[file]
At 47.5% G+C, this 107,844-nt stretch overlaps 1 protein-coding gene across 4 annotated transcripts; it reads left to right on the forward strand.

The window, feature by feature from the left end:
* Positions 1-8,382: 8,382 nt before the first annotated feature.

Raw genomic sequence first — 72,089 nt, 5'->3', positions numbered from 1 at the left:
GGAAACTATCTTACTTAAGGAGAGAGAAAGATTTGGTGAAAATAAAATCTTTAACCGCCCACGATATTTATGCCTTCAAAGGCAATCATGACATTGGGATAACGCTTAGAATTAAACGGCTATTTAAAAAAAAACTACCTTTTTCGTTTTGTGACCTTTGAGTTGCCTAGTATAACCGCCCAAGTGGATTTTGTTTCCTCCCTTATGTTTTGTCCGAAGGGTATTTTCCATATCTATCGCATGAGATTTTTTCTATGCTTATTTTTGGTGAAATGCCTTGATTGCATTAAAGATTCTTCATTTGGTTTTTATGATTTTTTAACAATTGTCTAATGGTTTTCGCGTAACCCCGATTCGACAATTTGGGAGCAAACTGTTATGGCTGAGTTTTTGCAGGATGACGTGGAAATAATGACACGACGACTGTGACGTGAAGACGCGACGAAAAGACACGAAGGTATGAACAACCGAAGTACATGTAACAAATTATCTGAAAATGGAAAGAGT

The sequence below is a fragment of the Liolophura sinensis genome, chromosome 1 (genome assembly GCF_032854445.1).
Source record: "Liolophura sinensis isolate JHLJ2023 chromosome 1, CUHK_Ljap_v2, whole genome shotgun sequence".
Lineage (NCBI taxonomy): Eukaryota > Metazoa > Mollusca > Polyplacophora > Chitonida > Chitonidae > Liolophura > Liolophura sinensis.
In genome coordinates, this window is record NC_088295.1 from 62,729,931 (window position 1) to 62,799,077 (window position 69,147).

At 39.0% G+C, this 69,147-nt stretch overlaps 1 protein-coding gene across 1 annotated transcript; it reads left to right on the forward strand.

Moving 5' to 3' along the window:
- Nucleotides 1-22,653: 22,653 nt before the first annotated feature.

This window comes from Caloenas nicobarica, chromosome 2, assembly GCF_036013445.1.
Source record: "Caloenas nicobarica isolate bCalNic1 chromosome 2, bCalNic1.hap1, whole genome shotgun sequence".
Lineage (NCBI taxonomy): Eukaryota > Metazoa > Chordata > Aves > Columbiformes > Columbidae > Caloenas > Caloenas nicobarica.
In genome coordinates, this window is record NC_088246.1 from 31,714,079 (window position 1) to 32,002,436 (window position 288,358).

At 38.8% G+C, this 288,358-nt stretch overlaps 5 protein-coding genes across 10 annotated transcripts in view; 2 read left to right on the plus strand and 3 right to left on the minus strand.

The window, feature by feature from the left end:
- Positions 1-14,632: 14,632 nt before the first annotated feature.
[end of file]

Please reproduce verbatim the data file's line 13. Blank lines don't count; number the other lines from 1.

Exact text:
This window comes from Caloenas nicobarica, chromosome 2, assembly GCF_036013445.1.